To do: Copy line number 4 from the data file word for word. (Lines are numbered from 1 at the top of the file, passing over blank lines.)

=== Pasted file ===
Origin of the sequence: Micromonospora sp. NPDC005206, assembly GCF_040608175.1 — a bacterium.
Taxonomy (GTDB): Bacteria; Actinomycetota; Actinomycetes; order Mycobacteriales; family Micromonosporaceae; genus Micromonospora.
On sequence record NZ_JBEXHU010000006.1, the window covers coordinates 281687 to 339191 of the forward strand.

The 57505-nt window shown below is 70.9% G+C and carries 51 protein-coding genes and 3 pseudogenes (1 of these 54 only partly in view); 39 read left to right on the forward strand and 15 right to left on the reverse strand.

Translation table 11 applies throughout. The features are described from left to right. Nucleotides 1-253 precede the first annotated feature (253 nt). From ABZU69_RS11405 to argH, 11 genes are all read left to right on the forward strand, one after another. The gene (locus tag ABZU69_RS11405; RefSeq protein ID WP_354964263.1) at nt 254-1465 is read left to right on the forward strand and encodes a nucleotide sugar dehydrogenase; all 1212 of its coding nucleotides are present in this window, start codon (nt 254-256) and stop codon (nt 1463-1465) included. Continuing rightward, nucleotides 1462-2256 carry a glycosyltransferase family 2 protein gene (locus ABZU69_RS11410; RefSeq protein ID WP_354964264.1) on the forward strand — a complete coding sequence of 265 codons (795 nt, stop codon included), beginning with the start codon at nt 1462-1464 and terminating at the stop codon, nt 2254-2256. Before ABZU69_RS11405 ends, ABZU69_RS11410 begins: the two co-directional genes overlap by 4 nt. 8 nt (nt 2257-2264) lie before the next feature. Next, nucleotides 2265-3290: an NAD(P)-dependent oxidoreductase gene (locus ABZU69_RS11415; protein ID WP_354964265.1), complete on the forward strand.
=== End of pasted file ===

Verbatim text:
The 57505-nt window shown below is 70.9% G+C and carries 51 protein-coding genes and 3 pseudogenes (1 of these 54 only partly in view); 39 read left to right on the forward strand and 15 right to left on the reverse strand.